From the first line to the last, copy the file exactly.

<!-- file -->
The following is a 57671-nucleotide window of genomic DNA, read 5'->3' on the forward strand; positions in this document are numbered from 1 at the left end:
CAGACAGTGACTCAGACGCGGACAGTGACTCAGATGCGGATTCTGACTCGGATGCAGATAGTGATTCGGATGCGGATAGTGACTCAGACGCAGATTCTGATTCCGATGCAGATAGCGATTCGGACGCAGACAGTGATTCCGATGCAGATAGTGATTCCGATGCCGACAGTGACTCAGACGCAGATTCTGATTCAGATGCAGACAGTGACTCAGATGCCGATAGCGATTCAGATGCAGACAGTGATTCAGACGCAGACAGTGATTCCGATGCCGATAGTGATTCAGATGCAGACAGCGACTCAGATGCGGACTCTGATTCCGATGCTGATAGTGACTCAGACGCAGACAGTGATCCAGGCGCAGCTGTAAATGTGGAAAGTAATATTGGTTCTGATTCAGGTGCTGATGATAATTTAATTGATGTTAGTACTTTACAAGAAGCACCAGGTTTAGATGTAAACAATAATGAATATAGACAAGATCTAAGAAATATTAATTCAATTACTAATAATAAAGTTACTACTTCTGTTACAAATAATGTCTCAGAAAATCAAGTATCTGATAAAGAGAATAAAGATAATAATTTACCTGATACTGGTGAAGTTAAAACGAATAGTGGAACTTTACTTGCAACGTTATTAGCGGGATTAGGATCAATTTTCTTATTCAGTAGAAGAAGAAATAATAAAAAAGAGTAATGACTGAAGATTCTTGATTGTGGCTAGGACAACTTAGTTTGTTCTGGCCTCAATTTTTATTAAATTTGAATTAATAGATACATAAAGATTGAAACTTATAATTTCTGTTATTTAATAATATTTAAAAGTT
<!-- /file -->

The following is a 57671-nucleotide window of genomic DNA, read 5'->3' on the forward strand; positions in this document are numbered from 1 at the left end:
CAGACAGTGACTCAGACGCGGACAGTGACTCAGATGCGGATTCTGACTCGGATGCAGATAGTGATTCGGATGCGGATAGTGACTCAGACGCAGATTCTGATTCCGATGCAGATAGCGATTCGGACGCAGACAGTGATTCCGATGCAGATAGTGATTCCGATGCCGACAGTGACTCAGACGCAGATTCTGATTCAGATGCAGACAGTGACTCAGATGCCGATAGCGATTCAGATGCAGACAGTGATTCAGACGCAGACAGTGATTCCGATGCCGATAGTGATTCAGATGCAGACAGCGACTCAGATGCGGACTCTGATTCCGATGCTGATAGTGACTCAGACGCAGACAGTGATCCAGGCGCAGCTGTAAATGTGGAAAGTAATATTGGTTCTGATTCAGGTGCTGATGATAATTTAATTGATGTTAGTACTTTACAAGAAGCACCAGGTTTAGATGTAAACAATAATGAATATAGACAAGATCTAAGAAATATTAATTCAATTACTAATAATAAAGTTACTACTTCTGTTACAAATAATGTCTCAGAAAATCAAGTATCTGATAAAGAGAATAAAGATAATAATTTACCTGATACTGGTGAAGTTAAAACGAATAGTGGAACTTTACTTGCAACGTTATTAGCGGGATTAGGATCAATTTTCTTATTCAGTAGAAGAAGAAATAATAAAAAAGAGTAATGACTGAAGATTCTTGATTGTGGCTAGGACAACTTAGTTTGTTCTGGCCTCAATTTTTATTAAATTTGAATTAATAGATACATAAAGATTGAAACTTATAATTTCTGTTATTTAATAATATTTAAAAGTT